COMMENTARY

Safety In Numbers?

Photo credit: Brady Holt

“Nothing to see here folks, move right along.” I thought on seeing the huge and enthused crowd of Learner Driver applicants queuing to avoid a road safety test. Unity in the community?

On second thoughts, no, “raise the alarm! we have brought petrol to extinguish a raging fire!”

In response to the carnage on our roads, the government is theorizing that our drivers are insufficiently educated about the road code, and the remedy is to mandate the written portion of the road test at the beginning of the Learner Driver permit rather than at its end. Nothing is wrong with the changes per se, except the diagnosis may be wrong.

Testing and retesting our drivers for competence and familiarity with the Road Code may raise revenue for the government, but it will not lower our carnage on the roads. Why not? Exhibit A: Our newest set of drivers in waiting enunciated response when given a choice regarding a competency test. Wholesale unity in their mutiny. And the government’s response is to gleefully avail more cashiers and support personnel to assist in filling out the application forms. Don’t we recognize danger before an accident anymore?

Ask yourself this question: what keeps you safe on the roads? One answer is shared values and understanding the need for courtesy to fellow motorists. If one notices a significant departure from this idea, by a lone wolf, or worse, a unity to mutiny by a cohort, the community which is the only thing that keeps you safe is under serious threat. The response from the government is not to add more cashiers or extend the window of opportunity. This is not a success. We are again staring failure in the face.

More to the point, the government is exacerbating the problem with its predictable solution. We do not have a competency problem though we don’t like to be tested on it. We do not like testing. Period. Too many risks. Even when we know the answers? Too many risks.

“But we cannot continue like this”, we all agree. Here’s a way to understand our carnage on the roads: we gather at the scene of an accident, say, “Wow! What was he thinking? Didn’t he see the road signs? And point fingers at the offending driver, as if but for his infraction which made the news, we would be all okay. Nothing could be further from the truth.

Accidents are manifestations of our conflicts being mismanaged. We defer by rules of courtesy and care to promote the community. Acts of courtesy or mutiny, before not after, tell of the strength and cohesion of our community. We now have a situation where the roads are increasingly the place to experience and express hostile impersonal acts of discourtesy which are graduating to mayhem whether you are parson, police, pedestrians, or taxi driver.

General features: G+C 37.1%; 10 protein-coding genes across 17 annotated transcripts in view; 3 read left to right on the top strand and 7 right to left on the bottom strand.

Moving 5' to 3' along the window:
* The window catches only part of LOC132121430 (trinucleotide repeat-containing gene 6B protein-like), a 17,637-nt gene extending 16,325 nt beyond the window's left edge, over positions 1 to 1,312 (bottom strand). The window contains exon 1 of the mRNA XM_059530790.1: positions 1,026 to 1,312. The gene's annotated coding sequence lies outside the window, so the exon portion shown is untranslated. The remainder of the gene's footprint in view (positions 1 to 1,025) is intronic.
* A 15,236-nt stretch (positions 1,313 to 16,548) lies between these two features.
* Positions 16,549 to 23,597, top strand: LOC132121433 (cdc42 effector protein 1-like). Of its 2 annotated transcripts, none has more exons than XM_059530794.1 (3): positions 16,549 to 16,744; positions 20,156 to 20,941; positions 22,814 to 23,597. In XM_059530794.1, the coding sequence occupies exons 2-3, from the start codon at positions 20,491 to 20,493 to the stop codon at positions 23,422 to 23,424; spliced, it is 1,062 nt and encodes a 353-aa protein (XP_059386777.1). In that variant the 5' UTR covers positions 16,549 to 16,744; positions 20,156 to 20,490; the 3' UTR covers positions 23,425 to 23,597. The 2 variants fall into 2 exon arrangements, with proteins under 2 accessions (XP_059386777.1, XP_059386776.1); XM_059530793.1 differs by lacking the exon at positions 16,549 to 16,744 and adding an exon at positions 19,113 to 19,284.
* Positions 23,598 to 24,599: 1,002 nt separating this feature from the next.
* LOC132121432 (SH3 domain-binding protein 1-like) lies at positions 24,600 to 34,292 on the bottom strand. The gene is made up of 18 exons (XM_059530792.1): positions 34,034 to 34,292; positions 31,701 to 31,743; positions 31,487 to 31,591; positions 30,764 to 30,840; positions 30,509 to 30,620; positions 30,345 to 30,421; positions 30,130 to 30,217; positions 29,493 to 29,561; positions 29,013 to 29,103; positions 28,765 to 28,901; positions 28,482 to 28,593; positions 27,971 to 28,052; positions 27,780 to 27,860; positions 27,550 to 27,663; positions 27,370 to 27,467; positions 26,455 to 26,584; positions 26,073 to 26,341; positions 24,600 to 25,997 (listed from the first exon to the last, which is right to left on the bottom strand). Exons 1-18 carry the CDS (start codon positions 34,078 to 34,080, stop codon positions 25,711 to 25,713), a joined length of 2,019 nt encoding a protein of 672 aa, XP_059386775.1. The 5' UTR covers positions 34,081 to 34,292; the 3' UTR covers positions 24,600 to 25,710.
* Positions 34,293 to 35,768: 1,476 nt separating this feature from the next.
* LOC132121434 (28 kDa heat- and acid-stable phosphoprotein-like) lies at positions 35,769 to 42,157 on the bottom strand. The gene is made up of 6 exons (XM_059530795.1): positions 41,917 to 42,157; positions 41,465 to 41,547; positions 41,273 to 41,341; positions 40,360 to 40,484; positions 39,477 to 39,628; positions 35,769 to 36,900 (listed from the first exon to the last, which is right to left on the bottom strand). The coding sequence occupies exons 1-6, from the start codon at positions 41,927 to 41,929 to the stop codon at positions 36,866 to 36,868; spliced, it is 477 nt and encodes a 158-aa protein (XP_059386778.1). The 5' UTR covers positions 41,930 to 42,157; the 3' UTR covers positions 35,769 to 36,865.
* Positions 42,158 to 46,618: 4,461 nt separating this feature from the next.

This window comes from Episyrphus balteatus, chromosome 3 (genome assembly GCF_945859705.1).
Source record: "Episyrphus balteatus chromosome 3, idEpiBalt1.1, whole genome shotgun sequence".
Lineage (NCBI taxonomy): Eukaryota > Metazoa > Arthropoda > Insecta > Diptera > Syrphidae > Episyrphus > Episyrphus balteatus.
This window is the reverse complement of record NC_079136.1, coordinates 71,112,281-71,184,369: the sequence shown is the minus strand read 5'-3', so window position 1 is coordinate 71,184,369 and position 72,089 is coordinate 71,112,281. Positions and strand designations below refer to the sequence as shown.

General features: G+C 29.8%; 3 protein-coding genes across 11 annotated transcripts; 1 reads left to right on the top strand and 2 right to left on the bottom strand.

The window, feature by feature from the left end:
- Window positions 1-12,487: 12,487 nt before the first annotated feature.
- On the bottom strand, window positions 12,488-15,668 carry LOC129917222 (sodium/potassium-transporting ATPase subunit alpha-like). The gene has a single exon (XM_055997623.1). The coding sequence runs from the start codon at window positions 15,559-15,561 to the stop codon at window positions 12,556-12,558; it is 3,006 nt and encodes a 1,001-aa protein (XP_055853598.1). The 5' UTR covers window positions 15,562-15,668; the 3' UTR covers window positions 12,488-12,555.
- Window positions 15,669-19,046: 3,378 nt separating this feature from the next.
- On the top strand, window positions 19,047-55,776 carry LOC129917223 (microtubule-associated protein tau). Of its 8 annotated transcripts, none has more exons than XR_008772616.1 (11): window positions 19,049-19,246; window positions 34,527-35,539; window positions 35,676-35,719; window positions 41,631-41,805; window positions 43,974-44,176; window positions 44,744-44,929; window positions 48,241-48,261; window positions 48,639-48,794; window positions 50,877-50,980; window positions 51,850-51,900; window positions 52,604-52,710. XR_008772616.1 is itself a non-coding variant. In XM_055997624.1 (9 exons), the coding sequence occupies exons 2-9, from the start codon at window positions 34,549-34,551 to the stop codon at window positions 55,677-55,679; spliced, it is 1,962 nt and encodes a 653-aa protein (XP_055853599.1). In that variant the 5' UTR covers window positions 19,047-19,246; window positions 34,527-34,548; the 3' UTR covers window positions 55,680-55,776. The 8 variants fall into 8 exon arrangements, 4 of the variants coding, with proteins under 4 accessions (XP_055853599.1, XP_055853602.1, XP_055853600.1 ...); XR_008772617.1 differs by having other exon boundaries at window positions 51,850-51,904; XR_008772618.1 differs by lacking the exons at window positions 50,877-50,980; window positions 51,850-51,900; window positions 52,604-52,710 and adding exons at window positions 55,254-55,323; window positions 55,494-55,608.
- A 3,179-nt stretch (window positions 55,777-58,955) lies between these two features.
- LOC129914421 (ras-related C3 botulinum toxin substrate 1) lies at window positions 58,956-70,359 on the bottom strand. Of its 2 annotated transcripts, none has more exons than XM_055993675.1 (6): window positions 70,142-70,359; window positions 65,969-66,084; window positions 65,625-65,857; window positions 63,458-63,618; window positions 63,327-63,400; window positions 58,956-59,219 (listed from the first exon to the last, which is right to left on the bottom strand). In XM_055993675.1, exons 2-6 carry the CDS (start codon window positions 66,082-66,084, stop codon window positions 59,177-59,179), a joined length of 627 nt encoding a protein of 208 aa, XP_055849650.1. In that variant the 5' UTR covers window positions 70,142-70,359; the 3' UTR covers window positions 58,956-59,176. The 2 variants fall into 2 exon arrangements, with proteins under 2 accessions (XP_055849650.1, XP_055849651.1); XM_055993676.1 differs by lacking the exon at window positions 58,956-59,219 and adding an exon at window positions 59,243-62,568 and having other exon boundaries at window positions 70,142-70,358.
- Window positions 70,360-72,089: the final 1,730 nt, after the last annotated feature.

I could tell you what the solution is, and that it must be cognizant of what is good for the community. But the challenge of the mutiny, which itself is a community, is indicative of our discord and the loss of confidence that our leaders know or care how to repair the breach. What we are witnessing on the road, and the response of the Learner Drivers as the next in line is the insistent grab of the individual at the expense of the community.

What that is saying is that what is good for the individual is also good for the community. We want to do what we think is expedient, and others should ‘llow the youth”. This is engineered anarchy, the progeny of indiscipline, and disillusionment. We have lost faith in the community.

However, we came to that reality, it has been a narrative of acceptance, albeit reluctant, that we have more to gain by looking out for our individual selves than the collective. It is an error thought. It cannot work. At the same time that a grill of iron bars on a home is indicative of severe problems in the society, those grill of iron bars will not only increase, but they will also grow, even becoming aspirational, by the very mutineers who are at further risks without them.

It’s not so much delusions as despair. Add to that a scenario in which you convinced a man against his will that your plan to fix the problem will work, and disaster befalls him when he acceded to your plan. What then?

Here’s a thought: The man who is prepared to steal milk out of coffee should be offered a free cup. Okay, a small cup. But not too small. And steaming hot. The sandwich will come later. Get the coffee part done. We are running out of time,

Peter Peterkin, Readers Bureau, Fellow

Edited by Jesus Chan

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